Osborne buoyed by new GDP figures

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Published: Tuesday 31st March 2015 by The News Editor

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The UK economy grew more strongly than previously thought last year according to revised official figures showing gross domestic product (GDP) rose by 2.8%.

GDP had previously been estimated to have increased by 2.6% in 2014.

Figures from the Office for National Statistics (ONS) showed growth in the fourth quarter was 0.6%, up from a previous estimate of 0.5%.

Chancellor George Osborne hailed the figures, writing on Twitter: “GDP revised upwards from 2.6% to 2.8% for 2014. Confirms UK as clearly fastest growing major advanced economy.”

The figures also showed that GDP per head in 2014 rose by 2.2%.

It is seen as a key measure because it indicates that the size of the economy per person is growing even as the population expands.

GDP per head remains 1.2% below levels before the economic downturn.

Real-terms household disposable income per head increased by just 0.1% during 2014. It is now 2.2% above its pre-economic downturn level.

ONS data also showed household spending grew by 0.6%, or £1.6 billion, in the fourth quarter.

Mr Osborne wrote on Twitter: “Hat trick of good news just out from ONS: GDP revised up, consumer confidence up, living standards up. Long-term economic plan working.”

The figures showed a slump in business investment of 0.9% in the fourth quarter of last year, but this was not as bad as a previous estimate of 1.4%.

Meanwhile, the UK’s current account deficit for 2014 widened to £97.9 billion, from £76.7 billion in 2013.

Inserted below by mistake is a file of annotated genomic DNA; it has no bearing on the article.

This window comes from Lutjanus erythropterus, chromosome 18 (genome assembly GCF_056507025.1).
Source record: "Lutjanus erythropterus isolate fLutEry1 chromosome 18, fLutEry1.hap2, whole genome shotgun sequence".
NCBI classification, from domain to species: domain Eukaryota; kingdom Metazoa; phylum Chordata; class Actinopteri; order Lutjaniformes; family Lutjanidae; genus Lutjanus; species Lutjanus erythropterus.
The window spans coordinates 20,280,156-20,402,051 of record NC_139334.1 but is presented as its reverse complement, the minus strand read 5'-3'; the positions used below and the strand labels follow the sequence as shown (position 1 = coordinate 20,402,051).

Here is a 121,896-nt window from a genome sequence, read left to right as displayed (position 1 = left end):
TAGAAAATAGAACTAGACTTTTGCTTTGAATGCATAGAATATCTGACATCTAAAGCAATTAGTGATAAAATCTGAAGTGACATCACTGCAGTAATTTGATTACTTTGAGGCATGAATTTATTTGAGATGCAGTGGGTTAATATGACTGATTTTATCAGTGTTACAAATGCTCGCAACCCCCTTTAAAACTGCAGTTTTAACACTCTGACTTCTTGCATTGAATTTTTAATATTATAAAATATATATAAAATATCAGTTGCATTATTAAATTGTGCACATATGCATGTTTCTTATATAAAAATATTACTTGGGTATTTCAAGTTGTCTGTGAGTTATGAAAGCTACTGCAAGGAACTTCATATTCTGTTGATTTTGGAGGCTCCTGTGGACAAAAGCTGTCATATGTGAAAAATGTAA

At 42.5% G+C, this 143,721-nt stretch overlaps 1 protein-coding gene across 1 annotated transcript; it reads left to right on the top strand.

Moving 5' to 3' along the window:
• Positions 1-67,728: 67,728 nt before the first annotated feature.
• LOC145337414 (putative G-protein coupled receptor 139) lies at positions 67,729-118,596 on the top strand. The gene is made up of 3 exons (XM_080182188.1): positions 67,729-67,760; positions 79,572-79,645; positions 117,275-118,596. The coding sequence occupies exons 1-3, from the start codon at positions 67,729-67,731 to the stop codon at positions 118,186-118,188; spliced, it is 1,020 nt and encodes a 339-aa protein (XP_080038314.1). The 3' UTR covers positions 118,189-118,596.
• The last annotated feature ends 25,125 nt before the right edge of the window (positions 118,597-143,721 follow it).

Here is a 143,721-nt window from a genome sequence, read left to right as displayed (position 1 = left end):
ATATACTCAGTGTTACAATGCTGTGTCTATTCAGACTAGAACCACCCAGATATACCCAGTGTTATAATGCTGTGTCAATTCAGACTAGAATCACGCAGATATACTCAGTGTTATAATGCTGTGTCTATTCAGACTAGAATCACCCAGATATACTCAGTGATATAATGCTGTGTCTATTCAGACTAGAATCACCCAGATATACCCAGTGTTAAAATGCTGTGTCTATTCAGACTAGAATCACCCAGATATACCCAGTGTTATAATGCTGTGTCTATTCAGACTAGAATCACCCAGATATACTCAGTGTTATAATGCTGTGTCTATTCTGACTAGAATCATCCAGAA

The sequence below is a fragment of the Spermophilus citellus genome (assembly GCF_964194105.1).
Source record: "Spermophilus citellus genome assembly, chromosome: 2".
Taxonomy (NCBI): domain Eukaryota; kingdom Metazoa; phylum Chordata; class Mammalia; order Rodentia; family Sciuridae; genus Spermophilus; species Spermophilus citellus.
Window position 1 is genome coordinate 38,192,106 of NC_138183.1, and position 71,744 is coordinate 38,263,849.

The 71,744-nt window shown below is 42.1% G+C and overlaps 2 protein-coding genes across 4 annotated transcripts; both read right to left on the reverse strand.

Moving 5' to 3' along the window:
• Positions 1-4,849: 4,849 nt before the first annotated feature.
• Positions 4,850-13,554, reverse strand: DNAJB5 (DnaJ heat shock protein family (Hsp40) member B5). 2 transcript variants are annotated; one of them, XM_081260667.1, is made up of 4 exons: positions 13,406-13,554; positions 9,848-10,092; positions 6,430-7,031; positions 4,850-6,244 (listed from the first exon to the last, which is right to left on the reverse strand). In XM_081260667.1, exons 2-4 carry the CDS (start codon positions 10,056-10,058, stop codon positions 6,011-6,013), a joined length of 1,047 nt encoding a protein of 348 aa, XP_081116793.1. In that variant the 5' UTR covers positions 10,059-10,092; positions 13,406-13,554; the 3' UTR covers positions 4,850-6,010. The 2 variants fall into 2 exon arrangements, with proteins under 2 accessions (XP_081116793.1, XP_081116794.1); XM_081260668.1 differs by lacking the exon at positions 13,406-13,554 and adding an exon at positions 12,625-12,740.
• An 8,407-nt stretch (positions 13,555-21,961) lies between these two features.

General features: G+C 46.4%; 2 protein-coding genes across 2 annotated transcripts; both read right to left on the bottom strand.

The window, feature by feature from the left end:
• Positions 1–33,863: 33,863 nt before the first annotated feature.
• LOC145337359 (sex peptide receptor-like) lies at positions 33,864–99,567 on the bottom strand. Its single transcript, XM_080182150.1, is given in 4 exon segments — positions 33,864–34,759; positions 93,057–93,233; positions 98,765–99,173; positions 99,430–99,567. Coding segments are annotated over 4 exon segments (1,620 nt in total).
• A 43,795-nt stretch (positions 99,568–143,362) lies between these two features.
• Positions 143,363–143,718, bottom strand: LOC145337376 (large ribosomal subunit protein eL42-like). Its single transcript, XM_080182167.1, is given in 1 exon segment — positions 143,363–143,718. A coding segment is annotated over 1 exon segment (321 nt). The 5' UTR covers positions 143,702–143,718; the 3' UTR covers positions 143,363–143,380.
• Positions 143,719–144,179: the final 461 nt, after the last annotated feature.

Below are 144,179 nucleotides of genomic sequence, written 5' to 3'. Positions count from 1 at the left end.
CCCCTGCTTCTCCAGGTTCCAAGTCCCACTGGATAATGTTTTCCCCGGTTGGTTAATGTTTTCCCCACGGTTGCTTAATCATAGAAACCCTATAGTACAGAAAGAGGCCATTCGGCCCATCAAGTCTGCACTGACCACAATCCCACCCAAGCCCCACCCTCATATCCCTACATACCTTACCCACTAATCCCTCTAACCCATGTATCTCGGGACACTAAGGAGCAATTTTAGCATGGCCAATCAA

It now equates to 5.5% of GDP, the largest in percentage terms since annual records began in 1948, the ONS said.

The growing current account deficit was mainly due to UK earnings on investment abroad decreasing and foreign earnings on investment in the UK increasing, though the deficit in trade in goods and services narrowed slightly.

Vicky Redwood, chief UK economist at consultancy Capital Economics, said the figures “leave the economic recovery at the end of last year looking a bit stronger than before, although the large current account deficit casts something of a cloud”.

Howard Archer, chief UK and European economist at IHS Global Insight, said the current account deficit, though it narrowed on a quarterly basis at the end of 2014, was still “far too high for comfort”.

But he added: “Upwardly-revised growth in 2014 will be welcomed by the Conservatives and the Liberal Democrats, who will be fervently hoping that they get a late boost in May’s general election from voters marking them highly on the economy’s recent performance.

“Latest news suggests overall that the economy is holding up pretty well so far in 2015, and we expect GDP growth to come in again at 0.6% quarter on quarter in the first quarter.

“However, any prolonged political uncertainty following May’s general election would be liable to at least temporarily weigh down on growth, particularly through leading to increased business caution over investment.”

David Kern, chief economist at the British Chambers of Commerce, said: “While the upgrade in growth is positive, some of the details are concerning and highlight the need to shift our economy towards a more sustainable model.

“As in recent quarters, services and consumer spending were the main drivers of the economy. But while a healthy consumer sector is vital to the UK economy, it is clear we need a greater contribution from exports and investment.

“It is therefore concerning that business investment fell last quarter and the current account deficit remains unacceptably large, despite slight improvements in the trade balance.

“The next government must do more to back long-term business investment and support British exporters.”

Published: Tuesday 31st March 2015 by The News Editor

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